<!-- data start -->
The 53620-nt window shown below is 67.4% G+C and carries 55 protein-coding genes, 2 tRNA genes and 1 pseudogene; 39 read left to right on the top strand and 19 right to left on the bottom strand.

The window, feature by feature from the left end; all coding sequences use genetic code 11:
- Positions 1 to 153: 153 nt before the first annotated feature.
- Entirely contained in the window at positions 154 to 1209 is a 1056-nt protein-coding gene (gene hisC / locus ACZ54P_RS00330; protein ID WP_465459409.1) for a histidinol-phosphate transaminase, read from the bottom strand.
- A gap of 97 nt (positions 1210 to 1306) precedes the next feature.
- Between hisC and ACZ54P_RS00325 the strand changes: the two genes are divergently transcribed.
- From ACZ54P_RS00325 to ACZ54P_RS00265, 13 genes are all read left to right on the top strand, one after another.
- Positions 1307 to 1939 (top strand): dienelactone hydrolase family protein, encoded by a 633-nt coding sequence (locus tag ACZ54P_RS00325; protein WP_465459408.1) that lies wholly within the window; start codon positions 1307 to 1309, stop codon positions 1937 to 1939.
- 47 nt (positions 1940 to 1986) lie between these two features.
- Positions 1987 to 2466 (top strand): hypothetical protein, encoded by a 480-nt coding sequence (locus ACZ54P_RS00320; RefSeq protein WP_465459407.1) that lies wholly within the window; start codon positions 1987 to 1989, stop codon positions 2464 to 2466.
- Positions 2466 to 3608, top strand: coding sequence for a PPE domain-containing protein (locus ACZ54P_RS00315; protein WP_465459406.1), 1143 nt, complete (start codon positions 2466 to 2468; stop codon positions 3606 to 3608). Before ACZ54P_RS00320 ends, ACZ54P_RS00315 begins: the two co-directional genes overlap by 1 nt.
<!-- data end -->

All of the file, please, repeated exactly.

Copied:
The 53620-nt window shown below is 67.4% G+C and carries 55 protein-coding genes, 2 tRNA genes and 1 pseudogene; 39 read left to right on the top strand and 19 right to left on the bottom strand.

The window, feature by feature from the left end; all coding sequences use genetic code 11:
- Positions 1 to 153: 153 nt before the first annotated feature.
- Entirely contained in the window at positions 154 to 1209 is a 1056-nt protein-coding gene (gene hisC / locus ACZ54P_RS00330; protein ID WP_465459409.1) for a histidinol-phosphate transaminase, read from the bottom strand.
- A gap of 97 nt (positions 1210 to 1306) precedes the next feature.
- Between hisC and ACZ54P_RS00325 the strand changes: the two genes are divergently transcribed.
- From ACZ54P_RS00325 to ACZ54P_RS00265, 13 genes are all read left to right on the top strand, one after another.
- Positions 1307 to 1939 (top strand): dienelactone hydrolase family protein, encoded by a 633-nt coding sequence (locus tag ACZ54P_RS00325; protein WP_465459408.1) that lies wholly within the window; start codon positions 1307 to 1309, stop codon positions 1937 to 1939.
- 47 nt (positions 1940 to 1986) lie between these two features.
- Positions 1987 to 2466 (top strand): hypothetical protein, encoded by a 480-nt coding sequence (locus ACZ54P_RS00320; RefSeq protein WP_465459407.1) that lies wholly within the window; start codon positions 1987 to 1989, stop codon positions 2464 to 2466.
- Positions 2466 to 3608, top strand: coding sequence for a PPE domain-containing protein (locus ACZ54P_RS00315; protein WP_465459406.1), 1143 nt, complete (start codon positions 2466 to 2468; stop codon positions 3606 to 3608). Before ACZ54P_RS00320 ends, ACZ54P_RS00315 begins: the two co-directional genes overlap by 1 nt.